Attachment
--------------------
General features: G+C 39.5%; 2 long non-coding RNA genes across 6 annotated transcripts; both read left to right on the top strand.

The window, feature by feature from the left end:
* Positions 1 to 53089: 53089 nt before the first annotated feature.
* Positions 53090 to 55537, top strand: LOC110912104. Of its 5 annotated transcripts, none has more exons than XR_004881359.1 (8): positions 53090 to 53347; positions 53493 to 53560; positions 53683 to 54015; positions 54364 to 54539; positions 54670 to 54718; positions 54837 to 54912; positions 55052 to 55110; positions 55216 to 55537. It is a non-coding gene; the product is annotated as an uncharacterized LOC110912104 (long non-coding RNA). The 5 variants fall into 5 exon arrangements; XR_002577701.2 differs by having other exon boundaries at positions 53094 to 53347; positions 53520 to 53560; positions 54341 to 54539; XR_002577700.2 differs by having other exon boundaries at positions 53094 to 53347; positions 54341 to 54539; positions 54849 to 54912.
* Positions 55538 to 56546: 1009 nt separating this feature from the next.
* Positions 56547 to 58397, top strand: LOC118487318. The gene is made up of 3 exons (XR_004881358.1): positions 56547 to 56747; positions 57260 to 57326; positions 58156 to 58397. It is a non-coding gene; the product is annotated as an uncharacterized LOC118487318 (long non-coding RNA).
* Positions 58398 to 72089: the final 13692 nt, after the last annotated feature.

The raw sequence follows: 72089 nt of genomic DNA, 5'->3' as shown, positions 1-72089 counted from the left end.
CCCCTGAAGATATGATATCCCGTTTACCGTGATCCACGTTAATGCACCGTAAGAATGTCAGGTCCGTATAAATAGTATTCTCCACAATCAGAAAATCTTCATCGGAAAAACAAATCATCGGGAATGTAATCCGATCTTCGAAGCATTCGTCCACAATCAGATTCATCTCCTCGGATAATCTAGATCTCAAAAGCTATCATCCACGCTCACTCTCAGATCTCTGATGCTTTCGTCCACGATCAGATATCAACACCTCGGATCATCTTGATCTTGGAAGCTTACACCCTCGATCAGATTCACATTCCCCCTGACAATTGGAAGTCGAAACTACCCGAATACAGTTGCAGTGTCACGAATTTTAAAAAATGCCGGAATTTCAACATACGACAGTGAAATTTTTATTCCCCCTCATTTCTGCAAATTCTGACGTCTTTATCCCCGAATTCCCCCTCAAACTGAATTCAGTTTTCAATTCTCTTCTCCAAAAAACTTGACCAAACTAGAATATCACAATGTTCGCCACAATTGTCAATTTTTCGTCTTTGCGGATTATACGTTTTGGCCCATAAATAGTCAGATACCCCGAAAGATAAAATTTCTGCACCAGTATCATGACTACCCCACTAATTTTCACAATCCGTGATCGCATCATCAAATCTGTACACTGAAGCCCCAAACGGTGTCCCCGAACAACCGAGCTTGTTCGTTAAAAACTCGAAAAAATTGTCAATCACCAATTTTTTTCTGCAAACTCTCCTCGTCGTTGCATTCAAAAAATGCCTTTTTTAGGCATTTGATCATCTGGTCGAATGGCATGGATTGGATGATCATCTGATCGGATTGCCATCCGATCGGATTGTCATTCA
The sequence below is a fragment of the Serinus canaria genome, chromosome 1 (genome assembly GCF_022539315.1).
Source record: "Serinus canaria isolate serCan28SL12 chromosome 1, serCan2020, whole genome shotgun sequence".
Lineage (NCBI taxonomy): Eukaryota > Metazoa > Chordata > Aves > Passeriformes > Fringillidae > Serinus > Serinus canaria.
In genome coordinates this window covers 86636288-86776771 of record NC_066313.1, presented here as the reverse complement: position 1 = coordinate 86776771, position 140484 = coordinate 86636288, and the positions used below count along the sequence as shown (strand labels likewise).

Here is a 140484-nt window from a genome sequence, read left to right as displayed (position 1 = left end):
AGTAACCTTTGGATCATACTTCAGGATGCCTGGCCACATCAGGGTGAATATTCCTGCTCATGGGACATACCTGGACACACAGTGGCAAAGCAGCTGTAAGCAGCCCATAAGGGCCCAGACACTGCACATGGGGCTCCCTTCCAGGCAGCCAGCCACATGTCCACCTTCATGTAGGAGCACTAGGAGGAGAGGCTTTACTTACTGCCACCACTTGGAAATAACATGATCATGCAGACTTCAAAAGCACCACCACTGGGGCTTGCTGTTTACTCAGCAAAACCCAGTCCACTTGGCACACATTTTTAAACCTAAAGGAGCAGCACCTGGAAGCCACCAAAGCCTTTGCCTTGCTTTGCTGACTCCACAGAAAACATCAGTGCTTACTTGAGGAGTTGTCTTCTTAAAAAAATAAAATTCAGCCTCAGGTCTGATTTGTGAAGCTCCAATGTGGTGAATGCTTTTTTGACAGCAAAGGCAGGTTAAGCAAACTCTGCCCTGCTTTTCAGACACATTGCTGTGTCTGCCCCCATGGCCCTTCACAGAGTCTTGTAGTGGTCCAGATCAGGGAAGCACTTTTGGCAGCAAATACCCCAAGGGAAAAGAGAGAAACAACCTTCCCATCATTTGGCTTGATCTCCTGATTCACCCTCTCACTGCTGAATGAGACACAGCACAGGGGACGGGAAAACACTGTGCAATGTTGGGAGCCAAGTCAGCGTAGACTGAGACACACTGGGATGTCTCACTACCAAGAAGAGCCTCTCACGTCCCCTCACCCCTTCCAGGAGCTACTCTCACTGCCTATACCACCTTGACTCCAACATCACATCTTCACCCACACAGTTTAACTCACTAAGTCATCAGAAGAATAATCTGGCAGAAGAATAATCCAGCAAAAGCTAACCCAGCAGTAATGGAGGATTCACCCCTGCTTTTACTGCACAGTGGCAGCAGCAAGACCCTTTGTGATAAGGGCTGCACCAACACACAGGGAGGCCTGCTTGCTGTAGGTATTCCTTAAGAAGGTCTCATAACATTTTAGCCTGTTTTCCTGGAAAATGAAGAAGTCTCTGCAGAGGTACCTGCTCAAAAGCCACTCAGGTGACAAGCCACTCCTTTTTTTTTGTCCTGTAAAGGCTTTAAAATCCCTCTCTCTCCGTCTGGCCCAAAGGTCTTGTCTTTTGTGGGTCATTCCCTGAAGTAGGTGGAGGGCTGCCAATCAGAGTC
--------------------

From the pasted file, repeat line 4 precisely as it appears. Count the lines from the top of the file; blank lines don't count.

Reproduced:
* Positions 53090 to 55537, top strand: LOC110912104. Of its 5 annotated transcripts, none has more exons than XR_004881359.1 (8): positions 53090 to 53347; positions 53493 to 53560; positions 53683 to 54015; positions 54364 to 54539; positions 54670 to 54718; positions 54837 to 54912; positions 55052 to 55110; positions 55216 to 55537. It is a non-coding gene; the product is annotated as an uncharacterized LOC110912104 (long non-coding RNA). The 5 variants fall into 5 exon arrangements; XR_002577701.2 differs by having other exon boundaries at positions 53094 to 53347; positions 53520 to 53560; positions 54341 to 54539; XR_002577700.2 differs by having other exon boundaries at positions 53094 to 53347; positions 54341 to 54539; positions 54849 to 54912.